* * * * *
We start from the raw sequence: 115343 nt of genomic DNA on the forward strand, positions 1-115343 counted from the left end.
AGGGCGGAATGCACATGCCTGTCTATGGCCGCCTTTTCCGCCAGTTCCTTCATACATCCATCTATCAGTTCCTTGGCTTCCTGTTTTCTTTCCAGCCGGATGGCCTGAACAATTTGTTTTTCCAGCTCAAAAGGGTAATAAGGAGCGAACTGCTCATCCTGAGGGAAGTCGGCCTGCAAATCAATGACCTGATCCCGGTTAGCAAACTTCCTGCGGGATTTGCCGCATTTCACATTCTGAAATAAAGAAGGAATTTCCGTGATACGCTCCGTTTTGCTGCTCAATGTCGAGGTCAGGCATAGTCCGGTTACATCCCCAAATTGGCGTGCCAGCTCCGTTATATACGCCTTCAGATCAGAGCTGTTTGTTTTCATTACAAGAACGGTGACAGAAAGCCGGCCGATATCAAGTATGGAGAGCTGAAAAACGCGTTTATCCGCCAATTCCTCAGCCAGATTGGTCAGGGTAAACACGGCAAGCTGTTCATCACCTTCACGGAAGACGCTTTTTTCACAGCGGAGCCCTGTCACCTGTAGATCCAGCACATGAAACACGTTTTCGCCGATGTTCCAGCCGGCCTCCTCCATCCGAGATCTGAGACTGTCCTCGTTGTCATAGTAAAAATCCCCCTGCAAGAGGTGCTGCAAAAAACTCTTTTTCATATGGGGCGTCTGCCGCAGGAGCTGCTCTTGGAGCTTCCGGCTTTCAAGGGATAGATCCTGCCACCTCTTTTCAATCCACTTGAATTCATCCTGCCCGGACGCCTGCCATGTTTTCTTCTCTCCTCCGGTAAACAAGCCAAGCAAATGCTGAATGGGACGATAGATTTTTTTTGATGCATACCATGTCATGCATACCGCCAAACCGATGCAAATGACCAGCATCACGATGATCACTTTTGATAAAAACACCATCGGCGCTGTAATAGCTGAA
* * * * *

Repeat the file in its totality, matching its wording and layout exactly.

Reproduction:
We start from the raw sequence: 115343 nt of genomic DNA on the forward strand, positions 1-115343 counted from the left end.
AGGGCGGAATGCACATGCCTGTCTATGGCCGCCTTTTCCGCCAGTTCCTTCATACATCCATCTATCAGTTCCTTGGCTTCCTGTTTTCTTTCCAGCCGGATGGCCTGAACAATTTGTTTTTCCAGCTCAAAAGGGTAATAAGGAGCGAACTGCTCATCCTGAGGGAAGTCGGCCTGCAAATCAATGACCTGATCCCGGTTAGCAAACTTCCTGCGGGATTTGCCGCATTTCACATTCTGAAATAAAGAAGGAATTTCCGTGATACGCTCCGTTTTGCTGCTCAATGTCGAGGTCAGGCATAGTCCGGTTACATCCCCAAATTGGCGTGCCAGCTCCGTTATATACGCCTTCAGATCAGAGCTGTTTGTTTTCATTACAAGAACGGTGACAGAAAGCCGGCCGATATCAAGTATGGAGAGCTGAAAAACGCGTTTATCCGCCAATTCCTCAGCCAGATTGGTCAGGGTAAACACGGCAAGCTGTTCATCACCTTCACGGAAGACGCTTTTTTCACAGCGGAGCCCTGTCACCTGTAGATCCAGCACATGAAACACGTTTTCGCCGATGTTCCAGCCGGCCTCCTCCATCCGAGATCTGAGACTGTCCTCGTTGTCATAGTAAAAATCCCCCTGCAAGAGGTGCTGCAAAAAACTCTTTTTCATATGGGGCGTCTGCCGCAGGAGCTGCTCTTGGAGCTTCCGGCTTTCAAGGGATAGATCCTGCCACCTCTTTTCAATCCACTTGAATTCATCCTGCCCGGACGCCTGCCATGTTTTCTTCTCTCCTCCGGTAAACAAGCCAAGCAAATGCTGAATGGGACGATAGATTTTTTTTGATGCATACCATGTCATGCATACCGCCAAACCGATGCAAATGACCAGCATCACGATGATCACTTTTGATAAAAACACCATCGGCGCTGTAATAGCTGAA